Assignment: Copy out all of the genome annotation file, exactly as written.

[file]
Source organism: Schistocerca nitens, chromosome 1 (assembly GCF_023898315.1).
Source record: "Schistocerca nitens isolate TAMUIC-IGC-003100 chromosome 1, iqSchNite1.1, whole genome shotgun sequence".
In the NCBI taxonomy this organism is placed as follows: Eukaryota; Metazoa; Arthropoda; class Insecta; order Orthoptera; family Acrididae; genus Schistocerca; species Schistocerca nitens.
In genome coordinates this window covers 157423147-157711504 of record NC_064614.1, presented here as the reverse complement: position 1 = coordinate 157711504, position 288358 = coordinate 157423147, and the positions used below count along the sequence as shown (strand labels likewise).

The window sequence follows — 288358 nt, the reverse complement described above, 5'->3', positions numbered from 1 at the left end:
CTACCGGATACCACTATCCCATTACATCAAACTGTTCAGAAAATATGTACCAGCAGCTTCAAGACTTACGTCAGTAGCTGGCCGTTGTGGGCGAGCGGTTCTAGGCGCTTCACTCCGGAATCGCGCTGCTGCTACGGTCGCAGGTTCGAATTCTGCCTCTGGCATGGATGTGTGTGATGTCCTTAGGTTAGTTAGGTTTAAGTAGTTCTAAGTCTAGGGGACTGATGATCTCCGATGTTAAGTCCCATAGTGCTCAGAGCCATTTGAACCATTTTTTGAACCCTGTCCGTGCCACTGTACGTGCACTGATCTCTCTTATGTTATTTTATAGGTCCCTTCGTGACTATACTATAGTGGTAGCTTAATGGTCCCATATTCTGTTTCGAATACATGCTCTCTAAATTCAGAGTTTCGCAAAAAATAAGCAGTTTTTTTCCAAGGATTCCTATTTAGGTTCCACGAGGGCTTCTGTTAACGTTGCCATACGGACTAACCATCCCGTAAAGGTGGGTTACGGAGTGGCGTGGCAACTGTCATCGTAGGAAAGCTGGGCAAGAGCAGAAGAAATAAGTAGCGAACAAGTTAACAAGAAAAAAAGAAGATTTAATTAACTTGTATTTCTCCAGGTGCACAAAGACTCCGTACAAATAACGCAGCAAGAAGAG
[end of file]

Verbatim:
Source organism: Schistocerca nitens, chromosome 1 (assembly GCF_023898315.1).
Source record: "Schistocerca nitens isolate TAMUIC-IGC-003100 chromosome 1, iqSchNite1.1, whole genome shotgun sequence".
In the NCBI taxonomy this organism is placed as follows: Eukaryota; Metazoa; Arthropoda; class Insecta; order Orthoptera; family Acrididae; genus Schistocerca; species Schistocerca nitens.
In genome coordinates this window covers 157423147-157711504 of record NC_064614.1, presented here as the reverse complement: position 1 = coordinate 157711504, position 288358 = coordinate 157423147, and the positions used below count along the sequence as shown (strand labels likewise).

The window sequence follows — 288358 nt, the reverse complement described above, 5'->3', positions numbered from 1 at the left end:
CTACCGGATACCACTATCCCATTACATCAAACTGTTCAGAAAATATGTACCAGCAGCTTCAAGACTTACGTCAGTAGCTGGCCGTTGTGGGCGAGCGGTTCTAGGCGCTTCACTCCGGAATCGCGCTGCTGCTACGGTCGCAGGTTCGAATTCTGCCTCTGGCATGGATGTGTGTGATGTCCTTAGGTTAGTTAGGTTTAAGTAGTTCTAAGTCTAGGGGACTGATGATCTCCGATGTTAAGTCCCATAGTGCTCAGAGCCATTTGAACCATTTTTTGAACCCTGTCCGTGCCACTGTACGTGCACTGATCTCTCTTATGTTATTTTATAGGTCCCTTCGTGACTATACTATAGTGGTAGCTTAATGGTCCCATATTCTGTTTCGAATACATGCTCTCTAAATTCAGAGTTTCGCAAAAAATAAGCAGTTTTTTTCCAAGGATTCCTATTTAGGTTCCACGAGGGCTTCTGTTAACGTTGCCATACGGACTAACCATCCCGTAAAGGTGGGTTACGGAGTGGCGTGGCAACTGTCATCGTAGGAAAGCTGGGCAAGAGCAGAAGAAATAAGTAGCGAACAAGTTAACAAGAAAAAAAGAAGATTTAATTAACTTGTATTTCTCCAGGTGCACAAAGACTCCGTACAAATAACGCAGCAAGAAGAG